This past April, after a month of lockdown, Carolyn Mullin andRafael Perea de la Cabada decided to stir things up a little by sending out collages to their friends in the mail as a way to support the Postal Service, (which projected a major budgetary shortfall due to a decrease in mail volume).

image of two people standing in front of a step and repeat background

What was the idea behind you starting this project?

COVID challenged us all to think about how we wanted to spend our time. This was a great resolution for my creative aims, spending more quality time together as a couple, connecting with folks in a really different way, and most importantly helping the postal service! If even half of American adults bought a 20-stamp book, that would generate $1.5 billion for our beloved mail carriers. So, to support them in their time of need and to stir up some creativity in our household, we decided to send out one-of-a-kind collage art pieces to anyone who wanted one!

(AND…. we’re not watching as much Netflix, which is probably a good thing.)

Have you worked in collage before? 

photo of collage elements, glue and a postcard that says "behind the clouds is the sun still shinning"

Rafael has more experience at this than I, given that he’s an actual working artist. I’m learning so much from him – mostly how to be carefree in what we do.

I’m really only getting into collage now. Every New Year, I have lofty ambitions of what kind of artsy hobby I’ll pick up (sewing, papercutting etc.) but then I never end up doing it.

Collage, however, is so simple. You just use what you have around, and you can start and stop whenever you want. We’ve done a couple of these sessions in the past, but I loved making this a public project.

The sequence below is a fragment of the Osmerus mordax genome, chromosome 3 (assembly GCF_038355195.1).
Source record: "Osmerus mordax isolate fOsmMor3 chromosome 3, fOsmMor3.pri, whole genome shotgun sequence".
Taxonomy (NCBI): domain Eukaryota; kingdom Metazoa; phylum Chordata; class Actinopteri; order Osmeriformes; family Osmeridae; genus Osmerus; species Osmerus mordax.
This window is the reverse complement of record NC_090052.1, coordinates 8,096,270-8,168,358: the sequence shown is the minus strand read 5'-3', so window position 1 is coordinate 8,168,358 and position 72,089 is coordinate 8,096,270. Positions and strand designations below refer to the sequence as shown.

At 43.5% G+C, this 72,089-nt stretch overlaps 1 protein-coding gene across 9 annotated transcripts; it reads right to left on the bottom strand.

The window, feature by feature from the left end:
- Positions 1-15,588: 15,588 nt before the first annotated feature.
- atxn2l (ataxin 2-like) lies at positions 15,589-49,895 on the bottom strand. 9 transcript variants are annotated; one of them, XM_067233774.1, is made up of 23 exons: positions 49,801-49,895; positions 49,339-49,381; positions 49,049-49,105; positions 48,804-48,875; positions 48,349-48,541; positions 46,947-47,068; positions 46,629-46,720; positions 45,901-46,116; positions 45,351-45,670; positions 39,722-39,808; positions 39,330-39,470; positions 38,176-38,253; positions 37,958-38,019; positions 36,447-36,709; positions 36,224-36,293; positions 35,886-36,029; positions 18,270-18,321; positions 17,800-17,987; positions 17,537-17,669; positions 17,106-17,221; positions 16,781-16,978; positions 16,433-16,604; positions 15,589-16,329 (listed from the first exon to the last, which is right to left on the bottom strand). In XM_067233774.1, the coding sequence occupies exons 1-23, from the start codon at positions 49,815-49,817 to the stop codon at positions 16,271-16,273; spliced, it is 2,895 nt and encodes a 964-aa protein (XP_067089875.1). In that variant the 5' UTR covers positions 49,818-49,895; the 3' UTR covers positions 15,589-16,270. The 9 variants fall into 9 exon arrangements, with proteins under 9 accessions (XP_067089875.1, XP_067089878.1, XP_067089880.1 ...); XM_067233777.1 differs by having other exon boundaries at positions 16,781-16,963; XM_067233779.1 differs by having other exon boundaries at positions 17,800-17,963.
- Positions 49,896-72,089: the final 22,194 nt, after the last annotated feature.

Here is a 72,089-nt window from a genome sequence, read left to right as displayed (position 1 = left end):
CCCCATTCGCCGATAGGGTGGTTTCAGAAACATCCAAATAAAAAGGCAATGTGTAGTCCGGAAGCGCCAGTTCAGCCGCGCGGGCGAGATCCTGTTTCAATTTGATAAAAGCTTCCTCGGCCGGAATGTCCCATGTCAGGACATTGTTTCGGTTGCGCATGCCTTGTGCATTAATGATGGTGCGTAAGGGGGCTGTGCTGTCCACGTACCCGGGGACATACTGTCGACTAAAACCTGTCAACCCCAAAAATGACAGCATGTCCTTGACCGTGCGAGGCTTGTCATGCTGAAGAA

What’s your process? 

photo of the hands of a person constructing a collage

Most of the time it’s collaborative. I’ll start something, lose my creative streak on a piece, and then hand it off to him. And he’ll do something I would have never thought of. It’s a really fun process in that sense. It’s a surprise for everyone involved (us as creators, our friends as recipients and the mail carriers as the messengers).

Sometimes we work independently; it just depends on our schedules.

What have you gotten out of it?

It’s a great way to spend some time together. To challenge our creativity. And to connect with friends. There’s accountability and a challenge to the public aspect of it, and I guess my personality type needs that sort of structure.

How did you decide who to send to? Was each collage tailored to that person?

photo of a collage that reads "agree I think cats are nice. You think cats are bad. We do not agree about cats"

Some were tailored. My best friend, Joanne, doesn’t like cats so she received one entirely based on our disagreement on the wonderfulness of felines. But most of the time we did our collages with no one in mind and then decided who might appreciate which piece. Our work fell into two camps: the more narrative and the more abstract, which reflect our personalities and approach to art.

What have the responses been?

They’ve been great! I was surprised at all the feedback. One person found out her mom had contracted COVID the day our piece arrived, and she said it brought joy on a day when she needed it most. Others were able to enjoy a momentary laugh or smile. What I personally love is that everyone seems to be keeping their envelopes too! That’s a win in my eyes.

photo of a collage on an orange envelope

Have the recipients reciprocated?

Folks have been inspired to send more mail, which is certainly one of our goals with this project. But we’ve also been the beneficiaries of human kindness. One of my besties sent me a box of plants that she had been propagating (that’s her hobby). Others have provided us additional supplies for collaging, and we’ve been promised everything from vegan soap (who doesn’t need soap, especially now?) to collages!

Any final thoughts?

When we started I wasn’t sure if people would ‘get it’ or appreciate the weirdness of our collages, but they really have. That’s so cool. Successful community engagement is the best (do I sound like an arts administrator?) 🙂

Carolyn Mullin is the Executive Director of the Oxnard Performing Arts Center Corporation. Rafael Perea de la Cabada is a visual artist and Adjunct Faculty Professor in the Art Department at SBCC. Together they have a cozy bungalow home in Ventura that they share with numerous fuzzy friends.